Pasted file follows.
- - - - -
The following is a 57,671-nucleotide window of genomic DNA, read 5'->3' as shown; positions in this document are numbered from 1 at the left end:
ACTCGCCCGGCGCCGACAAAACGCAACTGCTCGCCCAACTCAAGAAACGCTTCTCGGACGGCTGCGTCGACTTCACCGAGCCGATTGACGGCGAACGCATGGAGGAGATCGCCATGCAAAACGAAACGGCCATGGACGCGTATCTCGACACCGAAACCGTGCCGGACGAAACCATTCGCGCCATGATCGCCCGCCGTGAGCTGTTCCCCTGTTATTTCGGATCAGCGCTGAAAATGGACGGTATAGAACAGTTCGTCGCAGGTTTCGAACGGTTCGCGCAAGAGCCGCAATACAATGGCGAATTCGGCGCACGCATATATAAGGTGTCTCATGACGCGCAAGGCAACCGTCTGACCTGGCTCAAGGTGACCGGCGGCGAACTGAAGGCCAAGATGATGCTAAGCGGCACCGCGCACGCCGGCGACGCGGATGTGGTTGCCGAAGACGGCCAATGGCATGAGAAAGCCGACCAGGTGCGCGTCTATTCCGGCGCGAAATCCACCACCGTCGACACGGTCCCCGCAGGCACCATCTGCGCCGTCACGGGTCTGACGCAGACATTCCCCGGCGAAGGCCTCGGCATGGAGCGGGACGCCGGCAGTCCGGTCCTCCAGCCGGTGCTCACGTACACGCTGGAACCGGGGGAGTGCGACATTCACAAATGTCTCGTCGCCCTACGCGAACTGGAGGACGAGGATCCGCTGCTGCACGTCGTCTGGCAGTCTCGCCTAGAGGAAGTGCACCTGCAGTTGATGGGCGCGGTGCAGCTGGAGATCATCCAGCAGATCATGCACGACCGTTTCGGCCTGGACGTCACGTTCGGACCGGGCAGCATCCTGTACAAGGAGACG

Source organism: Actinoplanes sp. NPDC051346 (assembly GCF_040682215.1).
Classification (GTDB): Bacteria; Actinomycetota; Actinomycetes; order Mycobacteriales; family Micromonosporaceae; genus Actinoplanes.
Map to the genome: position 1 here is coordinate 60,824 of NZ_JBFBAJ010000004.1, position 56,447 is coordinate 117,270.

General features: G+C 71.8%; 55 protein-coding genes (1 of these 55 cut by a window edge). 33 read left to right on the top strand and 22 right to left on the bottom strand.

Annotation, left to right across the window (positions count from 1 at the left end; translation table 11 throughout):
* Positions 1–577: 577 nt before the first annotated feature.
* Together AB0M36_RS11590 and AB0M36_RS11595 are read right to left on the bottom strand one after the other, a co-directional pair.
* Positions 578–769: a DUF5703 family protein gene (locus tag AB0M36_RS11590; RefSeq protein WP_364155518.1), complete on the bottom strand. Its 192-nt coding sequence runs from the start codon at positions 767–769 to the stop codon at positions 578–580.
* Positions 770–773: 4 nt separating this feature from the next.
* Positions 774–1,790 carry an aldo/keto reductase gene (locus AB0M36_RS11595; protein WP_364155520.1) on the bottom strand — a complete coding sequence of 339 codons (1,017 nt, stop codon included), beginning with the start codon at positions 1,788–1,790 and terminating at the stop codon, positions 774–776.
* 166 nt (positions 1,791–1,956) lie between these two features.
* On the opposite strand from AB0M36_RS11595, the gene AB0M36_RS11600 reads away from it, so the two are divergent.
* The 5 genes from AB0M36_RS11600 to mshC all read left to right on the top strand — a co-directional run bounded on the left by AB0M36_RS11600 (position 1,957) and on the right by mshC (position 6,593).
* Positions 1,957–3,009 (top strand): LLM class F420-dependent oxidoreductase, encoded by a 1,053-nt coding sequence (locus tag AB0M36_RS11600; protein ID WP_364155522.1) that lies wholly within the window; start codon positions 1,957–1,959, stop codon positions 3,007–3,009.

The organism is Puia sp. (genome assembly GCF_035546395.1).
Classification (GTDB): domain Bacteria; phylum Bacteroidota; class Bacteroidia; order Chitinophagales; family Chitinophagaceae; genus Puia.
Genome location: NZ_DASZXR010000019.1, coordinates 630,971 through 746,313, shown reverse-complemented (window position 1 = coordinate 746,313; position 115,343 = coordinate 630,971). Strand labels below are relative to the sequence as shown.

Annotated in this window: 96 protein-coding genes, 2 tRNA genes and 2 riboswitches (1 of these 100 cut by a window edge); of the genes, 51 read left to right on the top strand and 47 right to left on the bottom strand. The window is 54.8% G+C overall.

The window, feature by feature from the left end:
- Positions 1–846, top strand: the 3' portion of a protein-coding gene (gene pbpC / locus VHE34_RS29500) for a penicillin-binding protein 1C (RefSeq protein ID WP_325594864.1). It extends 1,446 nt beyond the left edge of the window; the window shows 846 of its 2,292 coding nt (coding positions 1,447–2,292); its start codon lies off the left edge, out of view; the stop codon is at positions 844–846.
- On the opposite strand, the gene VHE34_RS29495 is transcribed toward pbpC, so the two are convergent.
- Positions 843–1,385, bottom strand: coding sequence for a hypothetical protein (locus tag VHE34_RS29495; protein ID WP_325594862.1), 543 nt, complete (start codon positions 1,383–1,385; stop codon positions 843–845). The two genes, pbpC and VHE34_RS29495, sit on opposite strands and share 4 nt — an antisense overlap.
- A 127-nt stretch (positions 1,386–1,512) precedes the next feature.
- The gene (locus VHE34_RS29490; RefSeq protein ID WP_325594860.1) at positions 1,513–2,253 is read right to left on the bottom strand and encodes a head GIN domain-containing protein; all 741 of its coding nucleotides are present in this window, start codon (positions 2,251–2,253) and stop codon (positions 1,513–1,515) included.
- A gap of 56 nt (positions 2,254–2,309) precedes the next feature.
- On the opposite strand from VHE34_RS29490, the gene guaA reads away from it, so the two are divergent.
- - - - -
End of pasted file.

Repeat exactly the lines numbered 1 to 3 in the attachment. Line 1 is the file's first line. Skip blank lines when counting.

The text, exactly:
The following is a 57,671-nucleotide window of genomic DNA, read 5'->3' as shown; positions in this document are numbered from 1 at the left end:
ACTCGCCCGGCGCCGACAAAACGCAACTGCTCGCCCAACTCAAGAAACGCTTCTCGGACGGCTGCGTCGACTTCACCGAGCCGATTGACGGCGAACGCATGGAGGAGATCGCCATGCAAAACGAAACGGCCATGGACGCGTATCTCGACACCGAAACCGTGCCGGACGAAACCATTCGCGCCATGATCGCCCGCCGTGAGCTGTTCCCCTGTTATTTCGGATCAGCGCTGAAAATGGACGGTATAGAACAGTTCGTCGCAGGTTTCGAACGGTTCGCGCAAGAGCCGCAATACAATGGCGAATTCGGCGCACGCATATATAAGGTGTCTCATGACGCGCAAGGCAACCGTCTGACCTGGCTCAAGGTGACCGGCGGCGAACTGAAGGCCAAGATGATGCTAAGCGGCACCGCGCACGCCGGCGACGCGGATGTGGTTGCCGAAGACGGCCAATGGCATGAGAAAGCCGACCAGGTGCGCGTCTATTCCGGCGCGAAATCCACCACCGTCGACACGGTCCCCGCAGGCACCATCTGCGCCGTCACGGGTCTGACGCAGACATTCCCCGGCGAAGGCCTCGGCATGGAGCGGGACGCCGGCAGTCCGGTCCTCCAGCCGGTGCTCACGTACACGCTGGAACCGGGGGAGTGCGACATTCACAAATGTCTCGTCGCCCTACGCGAACTGGAGGACGAGGATCCGCTGCTGCACGTCGTCTGGCAGTCTCGCCTAGAGGAAGTGCACCTGCAGTTGATGGGCGCGGTGCAGCTGGAGATCATCCAGCAGATCATGCACGACCGTTTCGGCCTGGACGTCACGTTCGGACCGGGCAGCATCCTGTACAAGGAGACG

Source organism: Actinoplanes sp. NPDC051346 (assembly GCF_040682215.1).